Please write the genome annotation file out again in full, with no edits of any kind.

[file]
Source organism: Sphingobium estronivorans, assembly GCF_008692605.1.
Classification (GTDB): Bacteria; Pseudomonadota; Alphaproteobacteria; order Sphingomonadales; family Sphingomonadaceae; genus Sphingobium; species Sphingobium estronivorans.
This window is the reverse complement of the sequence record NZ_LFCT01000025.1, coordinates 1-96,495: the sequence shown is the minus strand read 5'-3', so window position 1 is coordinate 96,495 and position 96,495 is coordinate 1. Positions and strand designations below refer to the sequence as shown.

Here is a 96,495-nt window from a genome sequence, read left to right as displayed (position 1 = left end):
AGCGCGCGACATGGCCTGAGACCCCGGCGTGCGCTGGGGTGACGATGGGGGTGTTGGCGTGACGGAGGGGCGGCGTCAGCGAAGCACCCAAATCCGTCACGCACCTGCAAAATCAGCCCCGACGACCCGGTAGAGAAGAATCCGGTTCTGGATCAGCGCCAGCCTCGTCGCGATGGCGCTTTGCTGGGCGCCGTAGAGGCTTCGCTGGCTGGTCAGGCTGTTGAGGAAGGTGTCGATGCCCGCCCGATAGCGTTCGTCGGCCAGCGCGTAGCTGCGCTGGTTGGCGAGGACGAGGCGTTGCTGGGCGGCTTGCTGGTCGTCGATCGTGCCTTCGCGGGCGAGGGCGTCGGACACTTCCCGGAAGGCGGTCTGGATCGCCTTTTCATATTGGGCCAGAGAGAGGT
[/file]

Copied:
Source organism: Sphingobium estronivorans, assembly GCF_008692605.1.
Classification (GTDB): Bacteria; Pseudomonadota; Alphaproteobacteria; order Sphingomonadales; family Sphingomonadaceae; genus Sphingobium; species Sphingobium estronivorans.
This window is the reverse complement of the sequence record NZ_LFCT01000025.1, coordinates 1-96,495: the sequence shown is the minus strand read 5'-3', so window position 1 is coordinate 96,495 and position 96,495 is coordinate 1. Positions and strand designations below refer to the sequence as shown.

Here is a 96,495-nt window from a genome sequence, read left to right as displayed (position 1 = left end):
AGCGCGCGACATGGCCTGAGACCCCGGCGTGCGCTGGGGTGACGATGGGGGTGTTGGCGTGACGGAGGGGCGGCGTCAGCGAAGCACCCAAATCCGTCACGCACCTGCAAAATCAGCCCCGACGACCCGGTAGAGAAGAATCCGGTTCTGGATCAGCGCCAGCCTCGTCGCGATGGCGCTTTGCTGGGCGCCGTAGAGGCTTCGCTGGCTGGTCAGGCTGTTGAGGAAGGTGTCGATGCCCGCCCGATAGCGTTCGTCGGCCAGCGCGTAGCTGCGCTGGTTGGCGAGGACGAGGCGTTGCTGGGCGGCTTGCTGGTCGTCGATCGTGCCTTCGCGGGCGAGGGCGTCGGACACTTCCCGGAAGGCGGTCTGGATCGCCTTTTCATATTGGGCCAGAGAGAGGT